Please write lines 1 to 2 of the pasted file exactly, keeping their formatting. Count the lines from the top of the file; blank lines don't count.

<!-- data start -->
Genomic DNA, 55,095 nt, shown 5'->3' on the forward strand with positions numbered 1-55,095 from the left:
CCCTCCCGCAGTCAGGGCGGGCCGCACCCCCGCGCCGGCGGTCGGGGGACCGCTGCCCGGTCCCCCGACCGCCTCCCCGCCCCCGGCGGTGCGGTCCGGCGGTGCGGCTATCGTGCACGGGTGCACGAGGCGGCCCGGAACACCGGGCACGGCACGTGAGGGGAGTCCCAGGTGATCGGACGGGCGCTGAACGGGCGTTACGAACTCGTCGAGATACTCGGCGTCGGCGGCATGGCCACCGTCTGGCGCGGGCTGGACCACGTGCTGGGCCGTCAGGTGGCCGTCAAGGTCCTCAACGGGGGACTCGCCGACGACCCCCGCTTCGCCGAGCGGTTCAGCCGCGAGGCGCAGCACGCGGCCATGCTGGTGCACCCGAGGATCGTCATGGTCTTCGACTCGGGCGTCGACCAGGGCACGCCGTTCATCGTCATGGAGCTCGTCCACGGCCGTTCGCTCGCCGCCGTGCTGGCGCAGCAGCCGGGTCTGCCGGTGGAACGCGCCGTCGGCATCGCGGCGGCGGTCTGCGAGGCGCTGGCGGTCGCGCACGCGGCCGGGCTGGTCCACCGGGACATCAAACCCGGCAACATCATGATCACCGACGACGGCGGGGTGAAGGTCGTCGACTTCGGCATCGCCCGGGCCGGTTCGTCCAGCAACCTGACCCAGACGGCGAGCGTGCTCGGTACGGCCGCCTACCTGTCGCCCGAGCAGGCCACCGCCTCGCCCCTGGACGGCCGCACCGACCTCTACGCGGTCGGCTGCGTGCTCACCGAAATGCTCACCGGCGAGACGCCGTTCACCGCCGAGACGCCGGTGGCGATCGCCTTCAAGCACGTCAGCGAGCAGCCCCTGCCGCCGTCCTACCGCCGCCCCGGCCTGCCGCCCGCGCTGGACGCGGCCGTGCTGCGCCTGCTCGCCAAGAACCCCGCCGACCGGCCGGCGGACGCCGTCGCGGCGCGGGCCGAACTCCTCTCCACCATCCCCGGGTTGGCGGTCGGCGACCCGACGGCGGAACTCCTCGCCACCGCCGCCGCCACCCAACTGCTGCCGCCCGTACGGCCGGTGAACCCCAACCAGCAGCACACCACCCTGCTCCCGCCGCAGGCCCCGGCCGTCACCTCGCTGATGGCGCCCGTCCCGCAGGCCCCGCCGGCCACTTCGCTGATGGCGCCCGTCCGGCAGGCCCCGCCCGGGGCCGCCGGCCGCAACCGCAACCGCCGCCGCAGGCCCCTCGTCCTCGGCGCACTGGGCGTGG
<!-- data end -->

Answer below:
Genomic DNA, 55,095 nt, shown 5'->3' on the forward strand with positions numbered 1-55,095 from the left:
CCCTCCCGCAGTCAGGGCGGGCCGCACCCCCGCGCCGGCGGTCGGGGGACCGCTGCCCGGTCCCCCGACCGCCTCCCCGCCCCCGGCGGTGCGGTCCGGCGGTGCGGCTATCGTGCACGGGTGCACGAGGCGGCCCGGAACACCGGGCACGGCACGTGAGGGGAGTCCCAGGTGATCGGACGGGCGCTGAACGGGCGTTACGAACTCGTCGAGATACTCGGCGTCGGCGGCATGGCCACCGTCTGGCGCGGGCTGGACCACGTGCTGGGCCGTCAGGTGGCCGTCAAGGTCCTCAACGGGGGACTCGCCGACGACCCCCGCTTCGCCGAGCGGTTCAGCCGCGAGGCGCAGCACGCGGCCATGCTGGTGCACCCGAGGATCGTCATGGTCTTCGACTCGGGCGTCGACCAGGGCACGCCGTTCATCGTCATGGAGCTCGTCCACGGCCGTTCGCTCGCCGCCGTGCTGGCGCAGCAGCCGGGTCTGCCGGTGGAACGCGCCGTCGGCATCGCGGCGGCGGTCTGCGAGGCGCTGGCGGTCGCGCACGCGGCCGGGCTGGTCCACCGGGACATCAAACCCGGCAACATCATGATCACCGACGACGGCGGGGTGAAGGTCGTCGACTTCGGCATCGCCCGGGCCGGTTCGTCCAGCAACCTGACCCAGACGGCGAGCGTGCTCGGTACGGCCGCCTACCTGTCGCCCGAGCAGGCCACCGCCTCGCCCCTGGACGGCCGCACCGACCTCTACGCGGTCGGCTGCGTGCTCACCGAAATGCTCACCGGCGAGACGCCGTTCACCGCCGAGACGCCGGTGGCGATCGCCTTCAAGCACGTCAGCGAGCAGCCCCTGCCGCCGTCCTACCGCCGCCCCGGCCTGCCGCCCGCGCTGGACGCGGCCGTGCTGCGCCTGCTCGCCAAGAACCCCGCCGACCGGCCGGCGGACGCCGTCGCGGCGCGGGCCGAACTCCTCTCCACCATCCCCGGGTTGGCGGTCGGCGACCCGACGGCGGAACTCCTCGCCACCGCCGCCGCCACCCAACTGCTGCCGCCCGTACGGCCGGTGAACCCCAACCAGCAGCACACCACCCTGCTCCCGCCGCAGGCCCCGGCCGTCACCTCGCTGATGGCGCCCGTCCCGCAGGCCCCGCCGGCCACTTCGCTGATGGCGCCCGTCCGGCAGGCCCCGCCCGGGGCCGCCGGCCGCAACCGCAACCGCCGCCGCAGGCCCCTCGTCCTCGGCGCACTGGGCGTGG